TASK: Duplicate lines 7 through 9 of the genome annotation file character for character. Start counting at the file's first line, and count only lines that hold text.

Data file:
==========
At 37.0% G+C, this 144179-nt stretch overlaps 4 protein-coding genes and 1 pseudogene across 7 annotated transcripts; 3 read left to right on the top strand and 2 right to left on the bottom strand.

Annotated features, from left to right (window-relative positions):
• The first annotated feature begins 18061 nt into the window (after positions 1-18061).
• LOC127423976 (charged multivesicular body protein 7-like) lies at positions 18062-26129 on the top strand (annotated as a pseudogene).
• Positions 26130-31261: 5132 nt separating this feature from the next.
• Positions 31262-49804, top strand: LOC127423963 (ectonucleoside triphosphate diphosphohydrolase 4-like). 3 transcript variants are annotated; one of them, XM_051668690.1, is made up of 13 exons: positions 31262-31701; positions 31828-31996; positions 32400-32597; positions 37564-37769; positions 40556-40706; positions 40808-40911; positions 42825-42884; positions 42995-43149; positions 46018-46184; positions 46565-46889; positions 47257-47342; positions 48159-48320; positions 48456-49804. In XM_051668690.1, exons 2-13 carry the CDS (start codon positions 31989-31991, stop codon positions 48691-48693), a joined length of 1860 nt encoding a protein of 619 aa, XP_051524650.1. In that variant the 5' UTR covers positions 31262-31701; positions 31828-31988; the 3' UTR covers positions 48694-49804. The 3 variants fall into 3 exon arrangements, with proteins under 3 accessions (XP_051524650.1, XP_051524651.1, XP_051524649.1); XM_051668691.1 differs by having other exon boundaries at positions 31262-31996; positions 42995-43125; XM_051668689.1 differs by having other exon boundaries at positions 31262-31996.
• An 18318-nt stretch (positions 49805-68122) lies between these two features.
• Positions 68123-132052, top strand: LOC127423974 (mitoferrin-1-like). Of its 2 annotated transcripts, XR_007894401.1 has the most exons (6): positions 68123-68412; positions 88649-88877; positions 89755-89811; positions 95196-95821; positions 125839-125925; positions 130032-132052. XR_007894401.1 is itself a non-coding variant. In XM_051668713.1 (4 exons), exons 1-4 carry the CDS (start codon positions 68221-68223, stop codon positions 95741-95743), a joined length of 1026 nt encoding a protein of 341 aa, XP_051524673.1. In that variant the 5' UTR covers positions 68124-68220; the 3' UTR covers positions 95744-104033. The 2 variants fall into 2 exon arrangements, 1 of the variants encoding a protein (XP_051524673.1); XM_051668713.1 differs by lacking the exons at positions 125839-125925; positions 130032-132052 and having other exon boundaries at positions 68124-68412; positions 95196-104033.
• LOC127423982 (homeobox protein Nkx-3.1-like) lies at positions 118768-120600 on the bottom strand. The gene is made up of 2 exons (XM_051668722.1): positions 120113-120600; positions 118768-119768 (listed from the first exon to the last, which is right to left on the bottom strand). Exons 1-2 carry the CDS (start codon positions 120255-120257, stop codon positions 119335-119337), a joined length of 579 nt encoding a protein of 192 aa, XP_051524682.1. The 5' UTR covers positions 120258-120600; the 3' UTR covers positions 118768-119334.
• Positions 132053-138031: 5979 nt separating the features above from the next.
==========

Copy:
• An 18318-nt stretch (positions 49805-68122) lies between these two features.
• Positions 68123-132052, top strand: LOC127423974 (mitoferrin-1-like). Of its 2 annotated transcripts, XR_007894401.1 has the most exons (6): positions 68123-68412; positions 88649-88877; positions 89755-89811; positions 95196-95821; positions 125839-125925; positions 130032-132052. XR_007894401.1 is itself a non-coding variant. In XM_051668713.1 (4 exons), exons 1-4 carry the CDS (start codon positions 68221-68223, stop codon positions 95741-95743), a joined length of 1026 nt encoding a protein of 341 aa, XP_051524673.1. In that variant the 5' UTR covers positions 68124-68220; the 3' UTR covers positions 95744-104033. The 2 variants fall into 2 exon arrangements, 1 of the variants encoding a protein (XP_051524673.1); XM_051668713.1 differs by lacking the exons at positions 125839-125925; positions 130032-132052 and having other exon boundaries at positions 68124-68412; positions 95196-104033.
• LOC127423982 (homeobox protein Nkx-3.1-like) lies at positions 118768-120600 on the bottom strand. The gene is made up of 2 exons (XM_051668722.1): positions 120113-120600; positions 118768-119768 (listed from the first exon to the last, which is right to left on the bottom strand). Exons 1-2 carry the CDS (start codon positions 120255-120257, stop codon positions 119335-119337), a joined length of 579 nt encoding a protein of 192 aa, XP_051524682.1. The 5' UTR covers positions 120258-120600; the 3' UTR covers positions 118768-119334.